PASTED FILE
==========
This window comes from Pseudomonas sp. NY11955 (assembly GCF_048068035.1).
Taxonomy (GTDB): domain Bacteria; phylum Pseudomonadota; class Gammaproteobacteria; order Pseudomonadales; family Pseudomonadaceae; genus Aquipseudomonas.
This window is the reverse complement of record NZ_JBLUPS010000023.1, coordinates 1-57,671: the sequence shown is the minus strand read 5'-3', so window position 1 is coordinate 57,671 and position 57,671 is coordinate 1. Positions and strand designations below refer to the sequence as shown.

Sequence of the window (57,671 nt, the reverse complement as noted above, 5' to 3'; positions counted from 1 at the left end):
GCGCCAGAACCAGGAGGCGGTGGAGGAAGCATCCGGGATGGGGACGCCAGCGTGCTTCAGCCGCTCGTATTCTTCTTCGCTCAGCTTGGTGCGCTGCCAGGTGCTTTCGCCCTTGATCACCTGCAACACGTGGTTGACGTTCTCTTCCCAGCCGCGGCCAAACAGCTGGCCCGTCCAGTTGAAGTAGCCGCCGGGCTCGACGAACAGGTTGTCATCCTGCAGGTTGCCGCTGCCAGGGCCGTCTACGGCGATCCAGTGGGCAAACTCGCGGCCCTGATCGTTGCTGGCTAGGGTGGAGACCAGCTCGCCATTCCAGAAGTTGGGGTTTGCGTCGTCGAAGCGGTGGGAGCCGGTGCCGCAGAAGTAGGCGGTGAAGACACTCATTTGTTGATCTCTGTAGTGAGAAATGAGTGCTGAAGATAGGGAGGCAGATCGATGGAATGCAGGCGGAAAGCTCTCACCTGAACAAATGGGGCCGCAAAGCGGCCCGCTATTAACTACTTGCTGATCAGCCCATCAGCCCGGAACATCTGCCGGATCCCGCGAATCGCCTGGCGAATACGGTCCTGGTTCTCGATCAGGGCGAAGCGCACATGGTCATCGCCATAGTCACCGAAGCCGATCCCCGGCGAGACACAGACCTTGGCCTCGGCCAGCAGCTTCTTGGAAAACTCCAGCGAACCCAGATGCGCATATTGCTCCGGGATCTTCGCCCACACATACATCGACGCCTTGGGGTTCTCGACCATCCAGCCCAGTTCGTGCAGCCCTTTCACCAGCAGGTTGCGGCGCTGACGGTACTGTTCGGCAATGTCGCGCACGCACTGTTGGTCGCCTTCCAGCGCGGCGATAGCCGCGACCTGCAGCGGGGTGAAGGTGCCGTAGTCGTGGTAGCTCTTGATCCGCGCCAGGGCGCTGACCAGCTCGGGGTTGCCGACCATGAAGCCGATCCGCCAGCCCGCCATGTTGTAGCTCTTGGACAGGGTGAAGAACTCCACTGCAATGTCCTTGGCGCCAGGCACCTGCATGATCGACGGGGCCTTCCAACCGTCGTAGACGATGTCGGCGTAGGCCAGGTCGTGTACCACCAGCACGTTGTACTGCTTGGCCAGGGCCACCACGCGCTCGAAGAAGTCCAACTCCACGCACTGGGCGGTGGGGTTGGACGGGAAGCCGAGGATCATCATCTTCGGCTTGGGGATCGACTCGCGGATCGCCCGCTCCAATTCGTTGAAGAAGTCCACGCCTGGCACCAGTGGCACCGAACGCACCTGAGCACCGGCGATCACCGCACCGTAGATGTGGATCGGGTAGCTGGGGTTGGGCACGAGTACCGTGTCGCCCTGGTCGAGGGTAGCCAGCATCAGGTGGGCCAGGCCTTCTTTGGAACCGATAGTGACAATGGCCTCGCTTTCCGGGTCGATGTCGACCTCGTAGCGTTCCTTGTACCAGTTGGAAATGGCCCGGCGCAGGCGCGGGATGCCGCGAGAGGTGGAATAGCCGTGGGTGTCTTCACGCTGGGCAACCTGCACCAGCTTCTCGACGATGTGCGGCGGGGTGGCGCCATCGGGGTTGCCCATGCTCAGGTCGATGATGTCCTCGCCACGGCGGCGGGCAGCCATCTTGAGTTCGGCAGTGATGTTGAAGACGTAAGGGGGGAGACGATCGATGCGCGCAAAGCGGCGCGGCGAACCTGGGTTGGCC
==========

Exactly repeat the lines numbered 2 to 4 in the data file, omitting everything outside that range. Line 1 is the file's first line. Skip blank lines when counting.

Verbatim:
Taxonomy (GTDB): domain Bacteria; phylum Pseudomonadota; class Gammaproteobacteria; order Pseudomonadales; family Pseudomonadaceae; genus Aquipseudomonas.
This window is the reverse complement of record NZ_JBLUPS010000023.1, coordinates 1-57,671: the sequence shown is the minus strand read 5'-3', so window position 1 is coordinate 57,671 and position 57,671 is coordinate 1. Positions and strand designations below refer to the sequence as shown.

Sequence of the window (57,671 nt, the reverse complement as noted above, 5' to 3'; positions counted from 1 at the left end):